1st International ICST Workshop On Wireless Network Measurement

Research Article

Towards Realistic Models of Wireless Workload

  • @INPROCEEDINGS{10.1109/WIOPT.2007.4480104,
        author={Stefan Karpinski and Elizabeth M. Belding and C. Almeroth},
        title={Towards Realistic Models of Wireless Workload},
        proceedings={1st International ICST Workshop On Wireless Network Measurement},
        keywords={Computer science  Internet  Laboratories  Measurement  Predictive models  Protocols  Space exploration  Space technology  Telecommunication traffic  Traffic control},
  • Stefan Karpinski
    Elizabeth M. Belding
    C. Almeroth
    Year: 2008
    Towards Realistic Models of Wireless Workload
    DOI: 10.1109/WIOPT.2007.4480104
Stefan Karpinski1,*, Elizabeth M. Belding1,*, C. Almeroth1,*
  • 1: Department of Computer Science University of California, Santa Barbara
*Contact email: sgk@cs.ucsb.edu, ebelding@cs.ucsb.edu, almeroth@cs.ucsb.edu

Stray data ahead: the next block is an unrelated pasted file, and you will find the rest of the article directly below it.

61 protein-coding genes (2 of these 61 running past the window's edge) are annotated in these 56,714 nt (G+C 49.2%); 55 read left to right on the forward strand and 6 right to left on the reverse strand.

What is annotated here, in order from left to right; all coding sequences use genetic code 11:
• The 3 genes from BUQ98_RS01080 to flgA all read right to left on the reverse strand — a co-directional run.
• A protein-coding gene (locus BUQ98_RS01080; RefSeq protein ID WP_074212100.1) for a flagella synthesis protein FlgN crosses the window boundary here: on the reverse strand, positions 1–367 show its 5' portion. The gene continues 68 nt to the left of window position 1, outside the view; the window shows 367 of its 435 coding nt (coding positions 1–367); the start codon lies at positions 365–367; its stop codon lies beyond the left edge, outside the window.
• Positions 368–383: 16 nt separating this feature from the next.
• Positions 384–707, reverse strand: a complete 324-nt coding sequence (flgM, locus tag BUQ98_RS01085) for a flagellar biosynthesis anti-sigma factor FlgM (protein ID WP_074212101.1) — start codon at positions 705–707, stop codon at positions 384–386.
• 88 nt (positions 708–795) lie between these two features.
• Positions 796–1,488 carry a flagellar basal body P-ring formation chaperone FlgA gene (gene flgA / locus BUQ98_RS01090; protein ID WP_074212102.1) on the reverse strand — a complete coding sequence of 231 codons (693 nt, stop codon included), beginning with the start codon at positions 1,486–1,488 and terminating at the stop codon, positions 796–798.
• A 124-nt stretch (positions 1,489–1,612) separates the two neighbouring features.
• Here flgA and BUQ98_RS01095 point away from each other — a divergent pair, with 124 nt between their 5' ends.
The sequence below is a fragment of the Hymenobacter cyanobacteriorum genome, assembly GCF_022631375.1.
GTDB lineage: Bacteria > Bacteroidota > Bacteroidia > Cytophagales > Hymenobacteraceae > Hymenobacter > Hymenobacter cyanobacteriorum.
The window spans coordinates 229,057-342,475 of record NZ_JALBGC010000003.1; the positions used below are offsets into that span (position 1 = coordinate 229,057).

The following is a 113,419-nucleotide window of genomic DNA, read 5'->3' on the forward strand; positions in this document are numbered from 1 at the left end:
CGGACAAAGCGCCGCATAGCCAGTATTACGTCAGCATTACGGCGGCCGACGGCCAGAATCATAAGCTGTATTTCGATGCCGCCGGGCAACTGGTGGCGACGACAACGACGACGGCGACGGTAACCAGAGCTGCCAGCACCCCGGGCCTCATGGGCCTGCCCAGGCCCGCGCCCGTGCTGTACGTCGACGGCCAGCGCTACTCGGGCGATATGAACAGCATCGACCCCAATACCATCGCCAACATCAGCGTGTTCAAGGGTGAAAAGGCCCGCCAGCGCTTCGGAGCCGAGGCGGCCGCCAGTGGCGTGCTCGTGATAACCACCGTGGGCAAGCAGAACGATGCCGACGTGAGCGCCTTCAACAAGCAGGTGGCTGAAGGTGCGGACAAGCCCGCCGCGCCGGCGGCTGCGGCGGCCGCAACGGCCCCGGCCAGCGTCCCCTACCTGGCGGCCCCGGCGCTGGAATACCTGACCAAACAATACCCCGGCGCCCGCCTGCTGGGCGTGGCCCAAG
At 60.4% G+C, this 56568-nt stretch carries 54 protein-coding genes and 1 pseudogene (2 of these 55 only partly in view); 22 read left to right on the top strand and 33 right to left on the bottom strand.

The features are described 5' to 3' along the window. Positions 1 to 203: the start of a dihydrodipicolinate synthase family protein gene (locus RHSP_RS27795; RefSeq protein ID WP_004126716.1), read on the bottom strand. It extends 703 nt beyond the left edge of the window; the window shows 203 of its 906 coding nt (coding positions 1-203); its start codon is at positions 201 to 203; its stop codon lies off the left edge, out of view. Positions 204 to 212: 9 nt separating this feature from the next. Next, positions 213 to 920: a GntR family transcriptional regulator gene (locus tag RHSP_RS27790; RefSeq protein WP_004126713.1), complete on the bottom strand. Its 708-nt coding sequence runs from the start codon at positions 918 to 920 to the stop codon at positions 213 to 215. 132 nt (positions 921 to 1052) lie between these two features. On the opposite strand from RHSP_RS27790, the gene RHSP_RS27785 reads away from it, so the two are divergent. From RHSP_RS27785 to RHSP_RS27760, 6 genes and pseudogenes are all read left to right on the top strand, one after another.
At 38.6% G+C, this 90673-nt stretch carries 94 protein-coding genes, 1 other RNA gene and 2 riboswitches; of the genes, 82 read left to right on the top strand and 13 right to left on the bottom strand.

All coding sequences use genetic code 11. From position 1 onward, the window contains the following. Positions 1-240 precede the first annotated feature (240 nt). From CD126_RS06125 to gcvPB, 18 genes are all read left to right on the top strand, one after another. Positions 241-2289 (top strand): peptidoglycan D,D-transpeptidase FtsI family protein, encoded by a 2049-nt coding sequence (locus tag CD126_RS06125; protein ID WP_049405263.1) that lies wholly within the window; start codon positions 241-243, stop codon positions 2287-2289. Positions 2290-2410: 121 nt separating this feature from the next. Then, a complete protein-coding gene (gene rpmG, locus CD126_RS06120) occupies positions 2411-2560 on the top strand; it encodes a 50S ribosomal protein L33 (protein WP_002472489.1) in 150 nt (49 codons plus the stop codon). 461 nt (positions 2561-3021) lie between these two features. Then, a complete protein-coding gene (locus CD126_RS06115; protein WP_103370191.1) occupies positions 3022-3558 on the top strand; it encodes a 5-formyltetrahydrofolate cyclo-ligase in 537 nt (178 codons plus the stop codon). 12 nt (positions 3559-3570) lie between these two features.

Performance predictions from wireless networking laboratory experiments rarely seem to match what is seen once technologies are deployed. We believe that one of the major factors hampering researchers' ability to make more reliable forecasts is the inability to generate realistic workloads. To redress this problem, we take a fundamentally new approach to measuring the realism of wireless traffic models. In this approach, the realism of a model is defined directly in terms of how accurately it reproduces the performance characteristics of actual network usage. This cuts through the Gordian knot of deciding which statistical features of traffic traces are significant. We demonstrate that common experimental traffic models, such as uniform constant bit-rate traffic (CBR), drastically misrepresent performance metrics at all levels of the protocol stack. We also define and explore the space of synthetic traffic models, thereby advancing the understanding of how different modeling techniques affect the accuracy of performance predictions. Our research takes initial steps that will ultimately lead to comprehensive, multi-level models of realistic wireless workloads.